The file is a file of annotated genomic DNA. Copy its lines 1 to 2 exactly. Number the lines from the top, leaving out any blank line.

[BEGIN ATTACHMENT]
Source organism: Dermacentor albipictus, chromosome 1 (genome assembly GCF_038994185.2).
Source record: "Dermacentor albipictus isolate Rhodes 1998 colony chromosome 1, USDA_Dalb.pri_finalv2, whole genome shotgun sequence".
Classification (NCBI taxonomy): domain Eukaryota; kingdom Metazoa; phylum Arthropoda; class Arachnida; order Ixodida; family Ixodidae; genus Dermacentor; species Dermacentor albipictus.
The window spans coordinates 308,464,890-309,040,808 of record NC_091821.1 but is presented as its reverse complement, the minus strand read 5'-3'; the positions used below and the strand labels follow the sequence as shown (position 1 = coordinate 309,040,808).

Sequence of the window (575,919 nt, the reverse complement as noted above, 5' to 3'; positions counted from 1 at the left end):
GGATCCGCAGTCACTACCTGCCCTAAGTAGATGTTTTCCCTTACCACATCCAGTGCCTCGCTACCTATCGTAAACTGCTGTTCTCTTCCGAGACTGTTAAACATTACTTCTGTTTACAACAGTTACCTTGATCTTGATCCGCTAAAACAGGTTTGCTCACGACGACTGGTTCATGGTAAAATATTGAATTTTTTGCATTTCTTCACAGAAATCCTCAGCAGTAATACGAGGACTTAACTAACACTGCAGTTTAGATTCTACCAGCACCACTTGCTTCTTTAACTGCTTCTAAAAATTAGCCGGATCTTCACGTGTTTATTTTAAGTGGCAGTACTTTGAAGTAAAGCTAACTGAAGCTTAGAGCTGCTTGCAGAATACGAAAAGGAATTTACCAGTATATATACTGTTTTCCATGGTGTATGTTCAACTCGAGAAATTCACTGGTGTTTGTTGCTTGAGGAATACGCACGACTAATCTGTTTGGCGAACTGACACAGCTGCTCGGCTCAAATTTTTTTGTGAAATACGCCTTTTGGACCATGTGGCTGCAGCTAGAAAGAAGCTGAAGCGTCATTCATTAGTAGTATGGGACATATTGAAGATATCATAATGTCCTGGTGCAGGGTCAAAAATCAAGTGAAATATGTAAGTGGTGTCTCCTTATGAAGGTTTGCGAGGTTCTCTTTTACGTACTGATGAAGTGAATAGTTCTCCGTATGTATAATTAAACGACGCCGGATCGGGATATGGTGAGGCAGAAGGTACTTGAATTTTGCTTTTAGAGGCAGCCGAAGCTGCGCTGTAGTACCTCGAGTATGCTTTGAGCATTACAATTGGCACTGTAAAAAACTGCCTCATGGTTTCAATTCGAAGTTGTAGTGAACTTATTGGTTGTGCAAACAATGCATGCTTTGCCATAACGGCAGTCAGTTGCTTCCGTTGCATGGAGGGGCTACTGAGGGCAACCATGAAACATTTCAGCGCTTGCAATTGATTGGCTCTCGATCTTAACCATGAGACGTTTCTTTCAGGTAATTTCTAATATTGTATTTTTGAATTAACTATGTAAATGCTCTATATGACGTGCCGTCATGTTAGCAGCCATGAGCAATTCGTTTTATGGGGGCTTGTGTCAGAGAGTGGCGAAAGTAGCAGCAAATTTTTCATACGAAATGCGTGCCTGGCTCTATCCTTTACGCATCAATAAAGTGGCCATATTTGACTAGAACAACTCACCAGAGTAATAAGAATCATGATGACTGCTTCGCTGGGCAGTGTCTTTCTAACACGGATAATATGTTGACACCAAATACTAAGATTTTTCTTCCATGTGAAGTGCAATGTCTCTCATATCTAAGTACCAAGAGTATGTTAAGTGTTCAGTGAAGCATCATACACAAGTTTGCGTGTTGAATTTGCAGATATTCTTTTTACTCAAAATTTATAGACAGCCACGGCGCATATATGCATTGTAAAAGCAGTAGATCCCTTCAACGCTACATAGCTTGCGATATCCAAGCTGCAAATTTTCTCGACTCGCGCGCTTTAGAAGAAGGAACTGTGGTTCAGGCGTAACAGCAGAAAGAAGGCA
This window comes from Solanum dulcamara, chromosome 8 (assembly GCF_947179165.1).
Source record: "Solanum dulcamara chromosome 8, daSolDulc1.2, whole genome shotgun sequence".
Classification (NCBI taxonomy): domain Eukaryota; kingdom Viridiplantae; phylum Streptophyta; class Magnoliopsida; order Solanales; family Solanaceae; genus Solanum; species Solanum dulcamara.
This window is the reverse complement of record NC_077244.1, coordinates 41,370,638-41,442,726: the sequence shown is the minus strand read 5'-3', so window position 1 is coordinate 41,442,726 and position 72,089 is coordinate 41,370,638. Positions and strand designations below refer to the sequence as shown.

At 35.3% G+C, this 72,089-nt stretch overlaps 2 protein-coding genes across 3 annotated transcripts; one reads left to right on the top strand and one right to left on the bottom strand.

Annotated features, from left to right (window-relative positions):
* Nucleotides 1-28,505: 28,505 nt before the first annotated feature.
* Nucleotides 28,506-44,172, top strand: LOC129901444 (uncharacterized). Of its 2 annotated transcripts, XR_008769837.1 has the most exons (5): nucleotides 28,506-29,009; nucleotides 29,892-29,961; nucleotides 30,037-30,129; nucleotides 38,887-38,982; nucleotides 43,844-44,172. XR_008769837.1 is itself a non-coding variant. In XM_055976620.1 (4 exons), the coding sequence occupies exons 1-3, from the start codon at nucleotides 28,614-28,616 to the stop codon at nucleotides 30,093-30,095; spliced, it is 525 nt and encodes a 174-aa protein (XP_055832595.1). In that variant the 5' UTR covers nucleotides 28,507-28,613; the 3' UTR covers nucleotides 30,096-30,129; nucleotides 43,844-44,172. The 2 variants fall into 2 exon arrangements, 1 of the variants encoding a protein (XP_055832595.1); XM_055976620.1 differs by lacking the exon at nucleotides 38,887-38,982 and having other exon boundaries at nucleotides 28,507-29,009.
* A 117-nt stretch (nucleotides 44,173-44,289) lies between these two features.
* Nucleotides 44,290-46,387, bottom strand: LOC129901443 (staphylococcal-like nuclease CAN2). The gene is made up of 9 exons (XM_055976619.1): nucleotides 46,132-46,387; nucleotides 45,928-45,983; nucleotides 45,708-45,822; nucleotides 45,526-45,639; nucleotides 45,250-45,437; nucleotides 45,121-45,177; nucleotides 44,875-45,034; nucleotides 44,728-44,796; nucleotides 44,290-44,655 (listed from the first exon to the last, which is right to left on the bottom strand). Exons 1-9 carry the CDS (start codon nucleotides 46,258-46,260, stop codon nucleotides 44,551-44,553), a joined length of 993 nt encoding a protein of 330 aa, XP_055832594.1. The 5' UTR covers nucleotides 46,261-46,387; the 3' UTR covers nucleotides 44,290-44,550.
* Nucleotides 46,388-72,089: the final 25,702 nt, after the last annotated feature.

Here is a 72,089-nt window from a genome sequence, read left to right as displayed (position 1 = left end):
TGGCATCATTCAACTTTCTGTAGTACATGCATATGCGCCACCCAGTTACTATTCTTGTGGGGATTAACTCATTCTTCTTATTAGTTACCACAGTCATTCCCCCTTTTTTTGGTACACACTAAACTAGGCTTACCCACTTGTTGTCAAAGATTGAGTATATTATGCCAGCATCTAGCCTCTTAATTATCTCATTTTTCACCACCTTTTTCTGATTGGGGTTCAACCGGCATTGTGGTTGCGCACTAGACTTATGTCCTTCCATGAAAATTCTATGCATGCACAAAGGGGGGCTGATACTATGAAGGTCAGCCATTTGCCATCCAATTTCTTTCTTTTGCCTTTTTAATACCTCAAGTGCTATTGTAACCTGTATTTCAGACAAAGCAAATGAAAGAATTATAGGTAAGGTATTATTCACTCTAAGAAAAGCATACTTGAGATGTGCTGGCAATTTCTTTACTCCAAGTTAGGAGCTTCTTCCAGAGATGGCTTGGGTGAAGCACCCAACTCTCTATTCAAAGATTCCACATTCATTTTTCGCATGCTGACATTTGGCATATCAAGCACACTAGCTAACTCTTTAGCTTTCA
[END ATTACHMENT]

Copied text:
Source organism: Dermacentor albipictus, chromosome 1 (genome assembly GCF_038994185.2).
Source record: "Dermacentor albipictus isolate Rhodes 1998 colony chromosome 1, USDA_Dalb.pri_finalv2, whole genome shotgun sequence".